The influential international body that grades countries’ efforts to prevent money laundering recognized casino gaming companies’ significant investment in anti-money laundering (AML) efforts, reporting that the industry “has a good understanding of risks and obligations,” puts in place “mitigating measures above the requirements” of the Bank Secrecy Act (BSA) and has shown “an increased focus on raising awareness and improving compliance.”
The Financial Action Task Force (FATF) released its mutual evaluation report for the United States today. FATF releases such reports once every ten years, and its 2016 report found, “the gaming industry has taken significant steps to comply with AML/CFT [combatting the financing of terrorism] requirements…casinos have not only increased their compliance spending but have also put in place mitigating measures above the requirements of the BSA based on their risk.”
Ten years prior, FATF was critical of casino gaming. For example, it said, “Regulators and casinos should work to further harmonize the Nevada Gaming Commission’s (NGC) regulatory requirements with the Bank Secrecy Act (BSA) and that this should occur as rapidly as possible.”
“It’s no accident that FATF’s evaluation of the casino gaming industry greatly improved from 2006 to 2016,” said Geoff Freeman, AGA president and CEO. “We’re proud of the incredible strides the industry has made not only since FATF’s report of the gaming industry ten years ago, but in the last three years as we’ve built a partnership with the federal government that serves as a model for other industries.”
In advance of the FATF evaluation, gaming companies took aggressive action to improve AML compliance, and the American Gaming Association (AGA) demonstrated these improvements through a groundbreaking report earlier this year. In 2014, AGA also released a first-ever Best Practices for AML Compliance, which it updates annually.
FATF praised both reports by name in its evaluation. AGA “works to assist the sector by putting out useful best practices guidance,” and the recent study on Investing in America’s Financial Security: Casinos’ Commitment to Anti-Money Laundering Compliance commissioned by the AGA provides a good picture of the understanding of the casino sector and the mitigating measures they have put in place.”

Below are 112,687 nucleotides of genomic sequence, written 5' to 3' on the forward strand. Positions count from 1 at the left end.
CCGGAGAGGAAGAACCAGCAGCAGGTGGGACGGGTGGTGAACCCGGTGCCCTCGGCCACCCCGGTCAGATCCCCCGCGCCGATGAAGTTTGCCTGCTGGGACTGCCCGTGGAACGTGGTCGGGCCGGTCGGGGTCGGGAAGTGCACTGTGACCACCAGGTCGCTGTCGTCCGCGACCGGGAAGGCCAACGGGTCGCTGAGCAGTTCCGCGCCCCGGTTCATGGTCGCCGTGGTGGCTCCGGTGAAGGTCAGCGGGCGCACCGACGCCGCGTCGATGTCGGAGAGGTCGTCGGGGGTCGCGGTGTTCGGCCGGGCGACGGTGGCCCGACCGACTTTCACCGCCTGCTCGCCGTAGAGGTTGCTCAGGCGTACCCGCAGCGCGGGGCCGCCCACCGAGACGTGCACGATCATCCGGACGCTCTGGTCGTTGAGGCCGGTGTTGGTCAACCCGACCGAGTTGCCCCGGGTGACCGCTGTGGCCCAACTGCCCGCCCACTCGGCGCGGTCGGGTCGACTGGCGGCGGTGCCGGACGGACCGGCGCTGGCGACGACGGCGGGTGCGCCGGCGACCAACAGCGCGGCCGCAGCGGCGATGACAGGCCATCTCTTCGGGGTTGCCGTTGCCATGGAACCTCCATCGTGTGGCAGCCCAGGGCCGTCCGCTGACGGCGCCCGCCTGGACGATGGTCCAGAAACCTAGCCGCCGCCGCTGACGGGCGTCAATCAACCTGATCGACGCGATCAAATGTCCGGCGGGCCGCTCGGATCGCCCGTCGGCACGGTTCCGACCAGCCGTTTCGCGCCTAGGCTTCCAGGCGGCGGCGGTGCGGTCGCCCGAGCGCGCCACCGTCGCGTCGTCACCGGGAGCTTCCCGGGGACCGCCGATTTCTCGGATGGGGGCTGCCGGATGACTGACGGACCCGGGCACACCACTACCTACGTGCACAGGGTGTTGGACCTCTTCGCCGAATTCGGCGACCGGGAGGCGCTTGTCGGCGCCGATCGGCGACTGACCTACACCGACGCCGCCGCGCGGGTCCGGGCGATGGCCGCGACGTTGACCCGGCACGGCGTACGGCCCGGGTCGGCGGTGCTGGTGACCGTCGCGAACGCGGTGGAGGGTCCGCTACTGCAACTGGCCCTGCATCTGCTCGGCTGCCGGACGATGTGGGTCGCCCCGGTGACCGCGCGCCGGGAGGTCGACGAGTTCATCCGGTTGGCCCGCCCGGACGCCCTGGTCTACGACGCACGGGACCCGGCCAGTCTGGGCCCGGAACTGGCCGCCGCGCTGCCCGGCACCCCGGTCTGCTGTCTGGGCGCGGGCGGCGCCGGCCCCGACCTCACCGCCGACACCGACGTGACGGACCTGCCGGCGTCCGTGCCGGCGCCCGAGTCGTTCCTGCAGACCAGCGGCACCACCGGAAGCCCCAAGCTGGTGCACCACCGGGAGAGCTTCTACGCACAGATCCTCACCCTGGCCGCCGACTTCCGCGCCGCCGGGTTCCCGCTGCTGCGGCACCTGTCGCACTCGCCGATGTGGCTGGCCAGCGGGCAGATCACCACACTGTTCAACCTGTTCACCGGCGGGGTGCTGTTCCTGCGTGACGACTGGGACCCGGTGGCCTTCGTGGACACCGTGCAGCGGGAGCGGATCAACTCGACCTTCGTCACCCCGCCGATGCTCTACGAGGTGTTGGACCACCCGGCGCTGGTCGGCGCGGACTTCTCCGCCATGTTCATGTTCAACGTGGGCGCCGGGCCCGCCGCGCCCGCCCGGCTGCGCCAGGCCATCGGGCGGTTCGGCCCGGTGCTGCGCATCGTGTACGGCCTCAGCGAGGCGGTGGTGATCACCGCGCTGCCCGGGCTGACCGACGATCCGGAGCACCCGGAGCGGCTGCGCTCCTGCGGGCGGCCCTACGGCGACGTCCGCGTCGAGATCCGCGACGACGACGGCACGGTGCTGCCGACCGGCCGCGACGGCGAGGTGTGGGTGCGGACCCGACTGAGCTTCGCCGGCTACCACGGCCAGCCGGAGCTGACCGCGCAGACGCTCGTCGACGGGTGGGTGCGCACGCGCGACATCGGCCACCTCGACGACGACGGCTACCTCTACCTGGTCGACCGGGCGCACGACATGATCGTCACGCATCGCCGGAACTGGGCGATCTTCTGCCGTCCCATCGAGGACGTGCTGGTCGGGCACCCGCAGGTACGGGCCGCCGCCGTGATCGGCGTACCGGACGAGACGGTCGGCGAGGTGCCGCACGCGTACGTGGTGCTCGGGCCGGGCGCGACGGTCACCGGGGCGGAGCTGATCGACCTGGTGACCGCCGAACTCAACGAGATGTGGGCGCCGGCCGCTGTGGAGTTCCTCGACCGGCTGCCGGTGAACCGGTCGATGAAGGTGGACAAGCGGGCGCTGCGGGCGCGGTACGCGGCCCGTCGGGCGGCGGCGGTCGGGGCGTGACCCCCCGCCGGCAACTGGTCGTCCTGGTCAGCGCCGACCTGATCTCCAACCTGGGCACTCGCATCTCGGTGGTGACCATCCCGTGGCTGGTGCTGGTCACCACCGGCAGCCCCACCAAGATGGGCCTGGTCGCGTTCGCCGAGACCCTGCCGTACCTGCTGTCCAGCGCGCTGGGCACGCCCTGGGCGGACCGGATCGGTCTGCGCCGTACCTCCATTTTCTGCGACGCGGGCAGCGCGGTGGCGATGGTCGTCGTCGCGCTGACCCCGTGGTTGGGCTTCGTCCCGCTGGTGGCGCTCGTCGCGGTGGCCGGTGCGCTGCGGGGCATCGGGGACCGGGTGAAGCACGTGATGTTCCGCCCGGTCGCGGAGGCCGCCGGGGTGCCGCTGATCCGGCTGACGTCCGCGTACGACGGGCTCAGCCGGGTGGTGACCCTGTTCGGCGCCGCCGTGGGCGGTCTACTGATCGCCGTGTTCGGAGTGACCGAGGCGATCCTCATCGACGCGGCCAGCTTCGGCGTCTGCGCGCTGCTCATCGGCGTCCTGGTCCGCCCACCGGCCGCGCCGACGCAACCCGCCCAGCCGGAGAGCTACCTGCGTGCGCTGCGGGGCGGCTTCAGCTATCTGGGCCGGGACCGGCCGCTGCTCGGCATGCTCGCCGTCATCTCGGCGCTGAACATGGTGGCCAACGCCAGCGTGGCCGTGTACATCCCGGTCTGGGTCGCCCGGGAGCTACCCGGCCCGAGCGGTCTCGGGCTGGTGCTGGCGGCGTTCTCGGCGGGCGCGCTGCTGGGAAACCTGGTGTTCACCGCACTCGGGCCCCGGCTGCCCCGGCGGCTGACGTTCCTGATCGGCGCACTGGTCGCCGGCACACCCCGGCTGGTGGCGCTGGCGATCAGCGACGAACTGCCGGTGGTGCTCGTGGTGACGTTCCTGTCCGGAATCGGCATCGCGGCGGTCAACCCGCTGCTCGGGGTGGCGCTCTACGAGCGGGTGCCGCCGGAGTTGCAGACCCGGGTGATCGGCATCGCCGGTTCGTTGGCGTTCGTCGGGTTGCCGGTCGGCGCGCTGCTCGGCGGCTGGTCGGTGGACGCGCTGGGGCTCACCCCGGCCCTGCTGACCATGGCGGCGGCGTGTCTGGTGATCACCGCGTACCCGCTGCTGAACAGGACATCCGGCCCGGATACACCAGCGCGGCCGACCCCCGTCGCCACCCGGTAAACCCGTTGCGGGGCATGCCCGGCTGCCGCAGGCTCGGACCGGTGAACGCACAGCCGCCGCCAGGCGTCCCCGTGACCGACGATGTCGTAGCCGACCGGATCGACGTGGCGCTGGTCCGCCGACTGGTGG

In 2013 at Global Gaming Expo (G2E), the largest annual gathering of gaming industry professionals, then-FinCEN Director Jennifer Shasky-Calvery said, “I fear there may be a culture within some pockets of the industry of reluctant compliance with the bare minimum, if not less. I hope that together we can make a cultural change.” Today’s report offers the latest evidence that such a change has indeed occurred.
FATF, in 2006, recommended the industry take a number of steps to increase its customer identification procedures, reporting of suspicious transactions while further regulating, supervising and monitoring anti-money laundering operations. The 2016 FATF report recognizes the industry’s enhancements, highlighting that the gaming industry has taken significant steps to comply with AML/CFT requirements and to prevent potential money laundering and terrorist financing. Further, the report acknowledges that in some areas, industry practices exceed federal BSA requirements.
The FATF mutual evaluation process results in comprehensive written reports that are used by governments and the private sector to underscore the money laundering and terrorist financing risks posed by countries and the financial sectors within them. When making gaming licensing decisions, foreign regulators may use these reports to consider whether an applicant comes from a jurisdiction with strong oversight and controls to combat illicit finance. Similarly, financial institutions use these reviews as part of their calculus with respect to financing and other critical financial decisions.
FATF is an independent inter-governmental body that develops and promotes policies to protect the global financial system against money laundering, terrorist financing and the financing of proliferation of weapons of mass destruction. The FATF Recommendations are recognized as the global AML and counter-terrorist financing standard.